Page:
But, I am assuming from your posts that unions good no matter what, no such thing as a bad union. Once again, you have your views, I have mine. We will probably never agree.

I use to belong to CWA, they kicked ass. Higher wages great benefits. Regular raises. No Pink Monday's where you show up and half the crew is fired. If you want to work for AT&T with out the benefit of a union you sir are an idiot. shiatty people were fired just like at every other job, except there had to be a legit reason documented over time.


Well I am glad to hear your experience with the union was better than mine. I have no problem with you belonging to the union if that is what you want to do. I worked just fine without the union. I gave the company 8 hours work for 8 hours pay every single day. I was instilled from a very young age with a high work ethic. I was not just a good employee at Bell, I was a great one. It wasn't unusual for me to be at the top of the ratings in my district every month. I was one of the techs the managers could count on when they had a tough job that had to be done. That isn't to say that I didn't work with some fine techs that were union members. But is the idiot insult really necessary? I have specific reasons for not believing in what the union stood for and what they practiced. If anything I followed what my beliefs were, regardless of what others wanted or thought. I worked in a right to work State and had the right to choose to participate in the union or not. I choose not to. And even though the union wasn't the thing for me, it apparently was for you. I have no problem with that. I was confident enough in my ability that I didn't have to rely on a union to protect me at work. As mentioned above, I was unfortunately hurt at work and can no longer work. I miss Bell/AT&T and would give anything to be back there as some of the best times of my life were working there. As far as being liked and respected at Bell even though it was no secret that I wasn't in the union, I still get calls and emails on a frequent basis from techs that I worked with checking up and seeing how I am doing. Most didn't have a problem if someone was in the union or not as long as they pulled their weight. The only ones who seemed to have a problem were the rabid union "first" people, to them the union wasn't just an organization it was almost a religion.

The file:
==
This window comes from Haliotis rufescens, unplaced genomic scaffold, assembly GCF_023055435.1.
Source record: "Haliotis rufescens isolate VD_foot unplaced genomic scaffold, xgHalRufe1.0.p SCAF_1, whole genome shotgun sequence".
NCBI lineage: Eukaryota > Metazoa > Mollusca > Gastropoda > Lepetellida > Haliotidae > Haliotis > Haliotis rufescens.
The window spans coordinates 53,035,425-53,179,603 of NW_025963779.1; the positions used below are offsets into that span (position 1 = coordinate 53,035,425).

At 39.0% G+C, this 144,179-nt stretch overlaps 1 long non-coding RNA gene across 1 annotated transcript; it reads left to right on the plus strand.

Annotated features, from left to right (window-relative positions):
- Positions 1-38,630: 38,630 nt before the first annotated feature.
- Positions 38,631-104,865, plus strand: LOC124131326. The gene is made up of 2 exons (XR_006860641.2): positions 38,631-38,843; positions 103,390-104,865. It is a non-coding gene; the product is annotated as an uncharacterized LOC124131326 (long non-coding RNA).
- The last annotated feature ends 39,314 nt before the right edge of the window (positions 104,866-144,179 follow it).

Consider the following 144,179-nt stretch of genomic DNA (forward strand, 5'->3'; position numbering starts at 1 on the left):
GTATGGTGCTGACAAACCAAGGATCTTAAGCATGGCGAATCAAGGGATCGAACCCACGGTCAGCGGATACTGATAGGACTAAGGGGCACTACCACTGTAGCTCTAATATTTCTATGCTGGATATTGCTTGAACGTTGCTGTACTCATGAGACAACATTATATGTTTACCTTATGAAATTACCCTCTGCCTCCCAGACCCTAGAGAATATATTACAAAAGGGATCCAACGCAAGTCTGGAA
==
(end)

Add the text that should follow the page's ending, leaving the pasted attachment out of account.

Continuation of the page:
Anyway, it is getting late and I really am getting tired. As I said above I am glad to hear that your experience with the union was positive. I respect your choice to support the CWA, and I would hope that you would respect my choice not to.
 
2011-12-04 09:41:39 PM

OBBN: LibertyHiller: Again, how long did you stay with BellSouth after quitting the CWA because the VP of the local "warned" you?

I worked for Bell for another 4 years after that incident.


Freeloaded for four years; got it.

I broke my back and unfortunately can no longer work.

Okay, you're on disability; who paid (is paying) for that? You say it was "on the job"; were working conditions unsafe, or were you simply careless?

I had passed the necessary qualifications to be moved into management. Sadly, my injury came not long after that and I never got the chance. Prior to my injury I was at Bell for close to 10 years.

So, that was six years in the union and four more out of it, until you were injured? Got it.

The one thing that bothered me greatly about a union shop which I failed to mention above was the seniority based preference. Preference in layoffs, pay and such was always based on seniority, not ability and worth to the company. It seemed to me that the more years a tech had in the less he did, almost as if it was some sort of right of passage. When it came time to downsize the man with 4 years and a production history twice that of someone with 18 years was laid off.

I'd be interested to hear how one would measure ability and worth in any objective fashion. Seniority isn't perfect, but at least it's a difficult system for management to game.